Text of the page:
Industry Critical of Accident Report Veto by Ind. Governor

May 14, 2007

The Insurance Institute of Indiana and national insurance trade associations are warning consumers that they may suffer because of a gubernatorial veto of House Enrolled Act 1274. The bill would have banned police departments from sending motorists a bill after they investigate an accident, and also would have provided more transparency in setting fees for the public to copy crash reports.

In a veto message that came late on May 9, Governor Mitch Daniels claimed that latter provisions would “limit the Indiana State Police’s flexibility in making available vehicle accident reports in an efficient manner”.

“The insurance industry is dissatisfied with the veto, but the real losers here are consumers,” Insurance Institute President Steve Williams said. “The governor essentially green-lighted a measure that will allow communities to double-tax Hoosiers for police services.”

The bill would have banned accident response fees, which is an increasingly popular way of raising revenue for cash-strapped local governments. Potential vendors tell cities and towns they will bill insurance companies. Most companies in Indiana, however, do not cover these fees, so the bill is passed on to the consumer. These bills can total more than $400.

The second portion, which was first amended into the bill in the House of Representatives, would limit what police departments can charge for a crash report to $8. The Indiana State Police (ISP) currently has a contract with that allows the vendor to charge $12. To accommodate this contract, this portion of the bill would not have gone into effect for the ISP until the contract expires in 2010.

After that, the ISP could charge more than $8 by publishing a report proving a higher fee is necessary and adopting an administrative rule. The ISP opposed these provisions and advised the governor to levy the veto. The ISP raised the cost of crash reports from $3 to $12 in 2006, when the contract took effect.

“By opposing a process that provides more transparency, one can assume that the State Police can’t justify what they charge through this private vendor,” Williams said. “Unfortunately, a ground-breaking pro-consumer bill was a casualty.”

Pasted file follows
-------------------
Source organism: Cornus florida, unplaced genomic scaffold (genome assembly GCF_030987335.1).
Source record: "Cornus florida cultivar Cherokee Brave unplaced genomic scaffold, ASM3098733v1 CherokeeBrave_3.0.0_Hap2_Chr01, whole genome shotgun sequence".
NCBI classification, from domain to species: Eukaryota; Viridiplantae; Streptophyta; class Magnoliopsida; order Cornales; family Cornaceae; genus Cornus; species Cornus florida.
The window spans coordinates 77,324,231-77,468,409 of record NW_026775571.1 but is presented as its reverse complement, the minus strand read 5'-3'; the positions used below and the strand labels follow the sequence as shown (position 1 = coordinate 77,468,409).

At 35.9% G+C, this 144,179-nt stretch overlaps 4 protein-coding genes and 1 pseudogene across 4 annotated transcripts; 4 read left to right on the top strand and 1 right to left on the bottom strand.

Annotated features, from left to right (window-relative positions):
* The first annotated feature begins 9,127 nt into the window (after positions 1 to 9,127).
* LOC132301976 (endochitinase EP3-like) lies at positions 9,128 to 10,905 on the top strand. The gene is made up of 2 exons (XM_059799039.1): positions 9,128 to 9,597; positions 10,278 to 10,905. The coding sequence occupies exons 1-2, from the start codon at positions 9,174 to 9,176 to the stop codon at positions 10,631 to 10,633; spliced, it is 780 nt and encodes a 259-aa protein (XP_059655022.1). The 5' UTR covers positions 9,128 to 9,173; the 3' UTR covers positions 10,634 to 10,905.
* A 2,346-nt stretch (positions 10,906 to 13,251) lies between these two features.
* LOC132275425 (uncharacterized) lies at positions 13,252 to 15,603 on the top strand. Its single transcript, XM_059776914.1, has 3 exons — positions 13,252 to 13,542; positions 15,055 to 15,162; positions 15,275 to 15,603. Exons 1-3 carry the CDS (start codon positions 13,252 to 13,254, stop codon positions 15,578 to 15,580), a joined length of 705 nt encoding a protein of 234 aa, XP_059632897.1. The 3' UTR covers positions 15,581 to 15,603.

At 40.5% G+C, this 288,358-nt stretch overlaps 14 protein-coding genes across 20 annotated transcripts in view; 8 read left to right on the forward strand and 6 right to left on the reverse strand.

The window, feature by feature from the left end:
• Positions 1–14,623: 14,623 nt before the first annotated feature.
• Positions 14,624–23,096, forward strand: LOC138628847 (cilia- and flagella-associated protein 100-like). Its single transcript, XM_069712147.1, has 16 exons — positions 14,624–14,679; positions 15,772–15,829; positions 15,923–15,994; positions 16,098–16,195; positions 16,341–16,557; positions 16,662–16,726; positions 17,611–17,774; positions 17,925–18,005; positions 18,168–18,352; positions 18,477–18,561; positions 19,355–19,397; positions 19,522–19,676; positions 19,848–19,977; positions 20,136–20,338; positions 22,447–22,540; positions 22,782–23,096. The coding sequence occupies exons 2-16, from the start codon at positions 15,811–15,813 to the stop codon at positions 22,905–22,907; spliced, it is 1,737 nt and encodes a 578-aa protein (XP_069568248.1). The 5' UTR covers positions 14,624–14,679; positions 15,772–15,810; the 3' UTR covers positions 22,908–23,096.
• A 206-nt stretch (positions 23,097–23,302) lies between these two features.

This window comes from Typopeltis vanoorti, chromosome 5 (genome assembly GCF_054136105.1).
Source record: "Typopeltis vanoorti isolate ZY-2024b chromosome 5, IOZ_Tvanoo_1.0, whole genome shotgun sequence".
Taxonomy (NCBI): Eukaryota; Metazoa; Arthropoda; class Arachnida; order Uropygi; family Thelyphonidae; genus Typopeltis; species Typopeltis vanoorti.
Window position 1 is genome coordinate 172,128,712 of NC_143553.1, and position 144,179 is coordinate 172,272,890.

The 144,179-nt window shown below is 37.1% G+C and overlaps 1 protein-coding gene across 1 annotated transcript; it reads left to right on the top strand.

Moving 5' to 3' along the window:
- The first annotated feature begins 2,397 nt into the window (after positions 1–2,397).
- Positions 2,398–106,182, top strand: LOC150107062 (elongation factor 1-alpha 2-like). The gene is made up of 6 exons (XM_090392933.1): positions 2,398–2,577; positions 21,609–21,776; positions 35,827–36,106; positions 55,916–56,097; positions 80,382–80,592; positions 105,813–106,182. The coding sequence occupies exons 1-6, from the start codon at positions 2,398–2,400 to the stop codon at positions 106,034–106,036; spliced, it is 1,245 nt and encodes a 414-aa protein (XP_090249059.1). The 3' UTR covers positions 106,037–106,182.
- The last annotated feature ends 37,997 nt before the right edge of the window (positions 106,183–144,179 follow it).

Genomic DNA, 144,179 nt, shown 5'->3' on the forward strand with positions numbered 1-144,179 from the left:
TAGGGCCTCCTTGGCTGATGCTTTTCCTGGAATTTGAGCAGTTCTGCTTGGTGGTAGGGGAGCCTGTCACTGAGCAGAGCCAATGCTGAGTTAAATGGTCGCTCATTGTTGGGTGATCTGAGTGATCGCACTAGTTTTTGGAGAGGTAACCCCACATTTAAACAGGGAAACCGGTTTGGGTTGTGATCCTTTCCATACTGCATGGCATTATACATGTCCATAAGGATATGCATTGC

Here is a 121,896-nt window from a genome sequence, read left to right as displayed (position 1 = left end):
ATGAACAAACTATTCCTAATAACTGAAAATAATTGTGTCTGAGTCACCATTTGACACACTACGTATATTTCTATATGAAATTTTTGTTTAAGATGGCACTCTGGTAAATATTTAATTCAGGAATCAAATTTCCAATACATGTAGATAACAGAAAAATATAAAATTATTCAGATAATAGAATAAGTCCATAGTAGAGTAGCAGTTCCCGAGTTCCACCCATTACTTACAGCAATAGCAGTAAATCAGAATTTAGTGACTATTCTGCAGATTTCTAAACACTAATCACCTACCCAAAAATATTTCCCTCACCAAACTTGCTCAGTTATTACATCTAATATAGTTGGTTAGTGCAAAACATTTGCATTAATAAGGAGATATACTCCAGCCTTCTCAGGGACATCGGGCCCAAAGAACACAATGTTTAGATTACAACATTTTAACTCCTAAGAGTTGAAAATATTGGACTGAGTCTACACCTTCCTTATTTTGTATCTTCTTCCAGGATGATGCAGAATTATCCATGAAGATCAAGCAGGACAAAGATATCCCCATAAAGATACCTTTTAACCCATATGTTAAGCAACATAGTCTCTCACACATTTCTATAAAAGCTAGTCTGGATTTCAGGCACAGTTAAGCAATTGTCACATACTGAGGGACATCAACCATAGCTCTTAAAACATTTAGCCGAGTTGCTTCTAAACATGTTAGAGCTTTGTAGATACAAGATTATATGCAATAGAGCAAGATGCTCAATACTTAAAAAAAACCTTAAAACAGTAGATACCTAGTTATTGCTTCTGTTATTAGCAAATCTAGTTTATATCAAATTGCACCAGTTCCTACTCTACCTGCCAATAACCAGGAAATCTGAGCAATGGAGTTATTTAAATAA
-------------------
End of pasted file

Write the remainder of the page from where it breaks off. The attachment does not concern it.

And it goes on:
The Indiana State Police only receive 10 percent – or $1.20 – of each crash report. receives the other 90 percent.

HEA 1274 would have been the first bill of its kind in the nation. Kentucky, Missouri, Ohio, Pennsylvania and other states were watching this legislation and considering using it as a model for laws of their own.

The National Association of Mutual Insurance Companies (NAMIC), which is based in Indianapolis, said the veto doesn’t reflect well on Indiana’s desire to be a leader among states.

“Governor’s Daniel’s veto is very disappointing, not only for our members operating in Indiana, but for what his actions say about the state,” NAMIC State Affairs Manager Tami Stanton said. “Indiana had the opportunity to take the lead on an important pro-consumer, insurance issue on the national stage and the governor’s veto turned off the footlights.”

Representative Ron Herrell (D-Kokomo) decided to author this legislation after hearing media reports about the town of Cumberland, Ind., where an ordinance allowing accident response fees is in place. Senator Richard Bray (R-Martinsville) was the Senate sponsor. The bill passed the legislature nearly unanimously. The Senate approved the measure 47-0. The House passed it 93-1.

It’s possible that the General Assembly may override the veto as early as Organization Day this November. If they don’t take action on Organization Day, they could try again in January 2008. In the meantime, however, the insurance industry worries the State Police might attempt to extend their contract. An extended contract could allow the ISP to skirt the new $8 cap for several more years without having to justify it through a public rule-making process, the industry said.

The Property Casualty Insurers Association of America (PCI) says it also leaves the door open for government to charge Hoosiers exorbitant fees for the time being.

“The governor and his advisors did not receive all of the information about the negative impact on consumers,” PCI Assistant Vice President Greg LaCost said. “This law was intended to curb the current abuses being imposed by vendors. Vendors grossly overreached in their deal with the State Police and the average citizen is taking the hit.”

Source: The Insurance Institute of Indiana

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